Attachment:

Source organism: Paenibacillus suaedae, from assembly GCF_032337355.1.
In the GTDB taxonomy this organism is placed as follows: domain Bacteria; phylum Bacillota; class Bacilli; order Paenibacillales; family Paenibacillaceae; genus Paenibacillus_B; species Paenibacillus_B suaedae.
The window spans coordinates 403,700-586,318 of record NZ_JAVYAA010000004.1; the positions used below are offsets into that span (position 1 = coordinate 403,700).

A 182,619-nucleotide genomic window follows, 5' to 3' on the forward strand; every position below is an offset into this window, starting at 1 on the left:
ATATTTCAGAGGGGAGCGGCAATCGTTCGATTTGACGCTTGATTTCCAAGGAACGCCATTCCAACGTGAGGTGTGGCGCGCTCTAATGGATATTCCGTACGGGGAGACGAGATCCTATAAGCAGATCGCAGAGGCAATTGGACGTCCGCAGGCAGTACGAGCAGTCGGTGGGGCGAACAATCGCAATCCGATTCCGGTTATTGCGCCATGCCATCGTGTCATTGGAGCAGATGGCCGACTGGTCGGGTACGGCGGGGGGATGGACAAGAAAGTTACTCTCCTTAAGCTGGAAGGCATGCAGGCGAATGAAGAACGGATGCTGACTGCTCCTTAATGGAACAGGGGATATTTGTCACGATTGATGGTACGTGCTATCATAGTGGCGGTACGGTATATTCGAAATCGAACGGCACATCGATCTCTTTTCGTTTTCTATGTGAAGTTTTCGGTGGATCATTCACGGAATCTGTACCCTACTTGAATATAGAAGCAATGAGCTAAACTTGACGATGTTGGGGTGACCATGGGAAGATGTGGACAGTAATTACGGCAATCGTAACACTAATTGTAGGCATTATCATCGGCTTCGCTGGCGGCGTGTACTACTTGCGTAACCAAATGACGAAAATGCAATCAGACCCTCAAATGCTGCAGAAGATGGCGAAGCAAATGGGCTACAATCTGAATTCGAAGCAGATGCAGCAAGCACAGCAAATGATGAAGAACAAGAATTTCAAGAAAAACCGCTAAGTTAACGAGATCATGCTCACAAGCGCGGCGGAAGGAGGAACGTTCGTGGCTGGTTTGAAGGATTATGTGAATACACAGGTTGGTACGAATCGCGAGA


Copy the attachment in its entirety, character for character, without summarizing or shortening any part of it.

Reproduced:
Source organism: Paenibacillus suaedae, from assembly GCF_032337355.1.
In the GTDB taxonomy this organism is placed as follows: domain Bacteria; phylum Bacillota; class Bacilli; order Paenibacillales; family Paenibacillaceae; genus Paenibacillus_B; species Paenibacillus_B suaedae.
The window spans coordinates 403,700-586,318 of record NZ_JAVYAA010000004.1; the positions used below are offsets into that span (position 1 = coordinate 403,700).

A 182,619-nucleotide genomic window follows, 5' to 3' on the forward strand; every position below is an offset into this window, starting at 1 on the left:
ATATTTCAGAGGGGAGCGGCAATCGTTCGATTTGACGCTTGATTTCCAAGGAACGCCATTCCAACGTGAGGTGTGGCGCGCTCTAATGGATATTCCGTACGGGGAGACGAGATCCTATAAGCAGATCGCAGAGGCAATTGGACGTCCGCAGGCAGTACGAGCAGTCGGTGGGGCGAACAATCGCAATCCGATTCCGGTTATTGCGCCATGCCATCGTGTCATTGGAGCAGATGGCCGACTGGTCGGGTACGGCGGGGGGATGGACAAGAAAGTTACTCTCCTTAAGCTGGAAGGCATGCAGGCGAATGAAGAACGGATGCTGACTGCTCCTTAATGGAACAGGGGATATTTGTCACGATTGATGGTACGTGCTATCATAGTGGCGGTACGGTATATTCGAAATCGAACGGCACATCGATCTCTTTTCGTTTTCTATGTGAAGTTTTCGGTGGATCATTCACGGAATCTGTACCCTACTTGAATATAGAAGCAATGAGCTAAACTTGACGATGTTGGGGTGACCATGGGAAGATGTGGACAGTAATTACGGCAATCGTAACACTAATTGTAGGCATTATCATCGGCTTCGCTGGCGGCGTGTACTACTTGCGTAACCAAATGACGAAAATGCAATCAGACCCTCAAATGCTGCAGAAGATGGCGAAGCAAATGGGCTACAATCTGAATTCGAAGCAGATGCAGCAAGCACAGCAAATGATGAAGAACAAGAATTTCAAGAAAAACCGCTAAGTTAACGAGATCATGCTCACAAGCGCGGCGGAAGGAGGAACGTTCGTGGCTGGTTTGAAGGATTATGTGAATACACAGGTTGGTACGAATCGCGAGA